Father Carrion celebrates 25 years of priesthood

In Father Patrick Carrion’s family, the religious life was always viewed as a genuine vocation. Growing up, he saw examples of religious life from his uncle, a priest, and his great aunt, a sister. Later, his older brother, Michael, would also become a priest.

“We saw the priesthood and religious life as something familiar and good to do,” said Father Carrion, interim administrator of St. Ignatius in Ijamsville. “We didn’t see it as something foreign. It was always an equally positive option for us.”

As Father Carrion celebrates the 25th anniversary of his priestly ordination, he said he has enjoyed ministering to people in a variety of situations.

“Since we represent the church, people don’t see us as strangers,” said Father Carrion, who grew up in St. Louis parish in Clarksville and attended Cardinal Gibbons School in Baltimore.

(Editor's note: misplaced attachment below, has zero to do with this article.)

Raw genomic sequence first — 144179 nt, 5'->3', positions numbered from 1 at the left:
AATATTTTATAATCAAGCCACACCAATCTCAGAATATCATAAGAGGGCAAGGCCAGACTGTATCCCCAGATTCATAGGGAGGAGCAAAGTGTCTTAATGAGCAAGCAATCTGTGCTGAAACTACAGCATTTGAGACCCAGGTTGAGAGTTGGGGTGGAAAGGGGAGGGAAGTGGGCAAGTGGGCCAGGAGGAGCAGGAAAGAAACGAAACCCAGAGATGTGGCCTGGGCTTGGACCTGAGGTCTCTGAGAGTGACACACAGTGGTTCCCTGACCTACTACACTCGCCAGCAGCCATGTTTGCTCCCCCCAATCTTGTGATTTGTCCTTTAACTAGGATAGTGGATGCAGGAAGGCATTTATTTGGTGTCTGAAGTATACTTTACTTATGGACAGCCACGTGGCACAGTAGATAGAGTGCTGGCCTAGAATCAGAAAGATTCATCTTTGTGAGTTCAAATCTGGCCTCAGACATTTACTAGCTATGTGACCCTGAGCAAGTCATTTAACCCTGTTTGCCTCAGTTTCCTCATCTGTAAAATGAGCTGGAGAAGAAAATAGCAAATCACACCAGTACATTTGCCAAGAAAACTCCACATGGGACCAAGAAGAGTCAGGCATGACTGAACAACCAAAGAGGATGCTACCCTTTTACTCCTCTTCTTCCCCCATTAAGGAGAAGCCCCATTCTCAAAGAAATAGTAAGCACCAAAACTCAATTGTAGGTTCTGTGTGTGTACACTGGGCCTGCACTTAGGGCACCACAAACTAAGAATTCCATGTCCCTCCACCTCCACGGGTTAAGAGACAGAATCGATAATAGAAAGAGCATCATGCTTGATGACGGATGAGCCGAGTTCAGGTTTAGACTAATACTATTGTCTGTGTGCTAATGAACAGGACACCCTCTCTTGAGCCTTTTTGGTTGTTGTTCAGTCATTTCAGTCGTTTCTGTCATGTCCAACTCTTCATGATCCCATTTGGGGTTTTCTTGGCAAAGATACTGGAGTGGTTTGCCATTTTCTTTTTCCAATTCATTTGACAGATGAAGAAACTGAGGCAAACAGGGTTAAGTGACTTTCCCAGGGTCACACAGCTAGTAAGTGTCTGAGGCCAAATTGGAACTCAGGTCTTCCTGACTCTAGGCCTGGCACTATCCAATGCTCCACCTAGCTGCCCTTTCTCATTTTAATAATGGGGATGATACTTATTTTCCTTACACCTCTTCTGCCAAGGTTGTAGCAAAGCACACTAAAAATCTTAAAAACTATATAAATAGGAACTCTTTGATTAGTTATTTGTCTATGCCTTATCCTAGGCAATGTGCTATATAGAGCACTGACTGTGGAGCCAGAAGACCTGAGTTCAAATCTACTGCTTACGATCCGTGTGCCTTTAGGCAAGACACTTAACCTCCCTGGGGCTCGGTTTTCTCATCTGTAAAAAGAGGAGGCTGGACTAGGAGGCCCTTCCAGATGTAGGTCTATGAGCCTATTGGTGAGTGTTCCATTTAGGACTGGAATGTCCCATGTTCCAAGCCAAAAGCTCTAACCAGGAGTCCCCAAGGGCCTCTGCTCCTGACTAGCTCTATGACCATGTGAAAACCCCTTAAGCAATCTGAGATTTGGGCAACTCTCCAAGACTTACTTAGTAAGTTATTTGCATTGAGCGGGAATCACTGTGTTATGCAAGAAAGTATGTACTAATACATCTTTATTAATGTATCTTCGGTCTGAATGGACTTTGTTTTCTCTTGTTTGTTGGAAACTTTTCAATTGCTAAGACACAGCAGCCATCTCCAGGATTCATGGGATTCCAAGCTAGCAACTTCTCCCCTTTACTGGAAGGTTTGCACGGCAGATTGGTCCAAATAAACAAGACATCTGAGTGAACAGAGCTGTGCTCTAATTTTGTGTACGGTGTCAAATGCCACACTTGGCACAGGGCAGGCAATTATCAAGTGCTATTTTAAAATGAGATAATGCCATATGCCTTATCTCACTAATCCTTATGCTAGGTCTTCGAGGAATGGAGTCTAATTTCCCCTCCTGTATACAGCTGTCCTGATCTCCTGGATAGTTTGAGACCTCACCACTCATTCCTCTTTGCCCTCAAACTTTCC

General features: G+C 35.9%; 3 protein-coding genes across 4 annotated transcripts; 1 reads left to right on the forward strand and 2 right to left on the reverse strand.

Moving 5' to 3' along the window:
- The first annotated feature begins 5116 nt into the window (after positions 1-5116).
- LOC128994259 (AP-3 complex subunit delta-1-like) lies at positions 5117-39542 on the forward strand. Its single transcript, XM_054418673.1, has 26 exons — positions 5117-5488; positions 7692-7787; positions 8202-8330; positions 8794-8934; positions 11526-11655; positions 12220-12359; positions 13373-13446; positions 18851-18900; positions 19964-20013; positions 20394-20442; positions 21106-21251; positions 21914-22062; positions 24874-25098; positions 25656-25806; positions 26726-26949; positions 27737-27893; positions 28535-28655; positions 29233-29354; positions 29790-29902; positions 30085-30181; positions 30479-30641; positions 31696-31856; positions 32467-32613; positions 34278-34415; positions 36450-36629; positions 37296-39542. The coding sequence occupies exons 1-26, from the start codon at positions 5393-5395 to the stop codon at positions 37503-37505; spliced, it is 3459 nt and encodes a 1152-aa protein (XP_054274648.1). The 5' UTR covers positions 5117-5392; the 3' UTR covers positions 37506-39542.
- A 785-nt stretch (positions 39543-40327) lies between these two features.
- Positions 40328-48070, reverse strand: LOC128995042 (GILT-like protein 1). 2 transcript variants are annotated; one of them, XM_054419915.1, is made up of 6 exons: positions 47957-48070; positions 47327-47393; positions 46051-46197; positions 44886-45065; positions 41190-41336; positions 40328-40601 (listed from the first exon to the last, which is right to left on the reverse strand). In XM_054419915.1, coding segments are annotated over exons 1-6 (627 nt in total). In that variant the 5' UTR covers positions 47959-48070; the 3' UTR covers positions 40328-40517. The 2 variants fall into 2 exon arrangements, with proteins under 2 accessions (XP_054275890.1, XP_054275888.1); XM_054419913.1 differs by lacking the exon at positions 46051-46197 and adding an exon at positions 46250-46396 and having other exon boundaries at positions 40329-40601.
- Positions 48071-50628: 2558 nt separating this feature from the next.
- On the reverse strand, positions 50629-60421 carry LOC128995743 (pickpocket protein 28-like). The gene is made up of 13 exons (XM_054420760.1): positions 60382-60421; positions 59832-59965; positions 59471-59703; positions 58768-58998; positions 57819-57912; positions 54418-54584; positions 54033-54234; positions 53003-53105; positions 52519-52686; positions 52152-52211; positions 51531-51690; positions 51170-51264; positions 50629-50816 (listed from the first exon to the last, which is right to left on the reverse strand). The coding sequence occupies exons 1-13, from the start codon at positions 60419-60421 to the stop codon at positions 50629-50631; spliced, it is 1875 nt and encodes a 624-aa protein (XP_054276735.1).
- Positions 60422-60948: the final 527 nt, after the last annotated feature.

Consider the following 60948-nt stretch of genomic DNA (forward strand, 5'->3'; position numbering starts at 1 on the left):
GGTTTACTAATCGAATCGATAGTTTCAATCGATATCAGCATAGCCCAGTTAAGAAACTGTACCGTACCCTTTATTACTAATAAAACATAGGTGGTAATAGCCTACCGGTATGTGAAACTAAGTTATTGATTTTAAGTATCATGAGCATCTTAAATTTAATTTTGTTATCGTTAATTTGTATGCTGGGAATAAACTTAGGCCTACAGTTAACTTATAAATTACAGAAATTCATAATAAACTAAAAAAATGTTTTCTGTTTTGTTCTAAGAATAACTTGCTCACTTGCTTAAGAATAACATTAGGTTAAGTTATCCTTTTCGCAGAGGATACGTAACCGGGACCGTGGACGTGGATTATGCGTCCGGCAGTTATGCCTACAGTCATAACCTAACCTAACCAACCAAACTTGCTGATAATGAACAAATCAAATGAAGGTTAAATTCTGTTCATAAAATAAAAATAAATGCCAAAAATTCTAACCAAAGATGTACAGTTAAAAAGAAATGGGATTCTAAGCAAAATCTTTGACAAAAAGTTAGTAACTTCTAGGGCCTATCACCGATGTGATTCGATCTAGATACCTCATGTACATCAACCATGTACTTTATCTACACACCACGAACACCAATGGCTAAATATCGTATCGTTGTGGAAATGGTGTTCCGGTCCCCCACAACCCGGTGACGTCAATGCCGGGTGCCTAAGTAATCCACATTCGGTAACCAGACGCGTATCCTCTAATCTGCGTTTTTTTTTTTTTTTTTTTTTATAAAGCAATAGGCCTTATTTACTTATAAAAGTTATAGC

“They welcome us into their lives in the most intimate moments – at baptism, marriage and death,” he said.

Father Carrion remembered that his first baptism as a priest was of a man in his 70s and his first funeral was for a 2-year-old child.

“That said to me that things don’t always happen in the order we think,” he said. “Our job is to bring holy order to that.”

For those considering the religious life, Father Carrion encouraged young people to “listen to your heart.”

“Listen to cues that people give,” he said. “Sometimes people see within us the ability to do something we ourselves don’t see.”

After completing his studies at St. Mary’s Seminary in Roland Park, Father Carrion served as an associate pastor of Our Lady of Victory, Arbutus; St. Charles Borromeo, Pikesville and St. John the Evangelist, Columbia.

From 1995-1998, he served as interim parish administrator at several parishes. He was the associate director and then the director of the archdiocesan division of clergy personnel.

Father Carrion was also the interim administrator of St. John, Westminster and has served as the director of deacon formation.

Catholic Review

The Catholic Review is the official publication of the Archdiocese of Baltimore.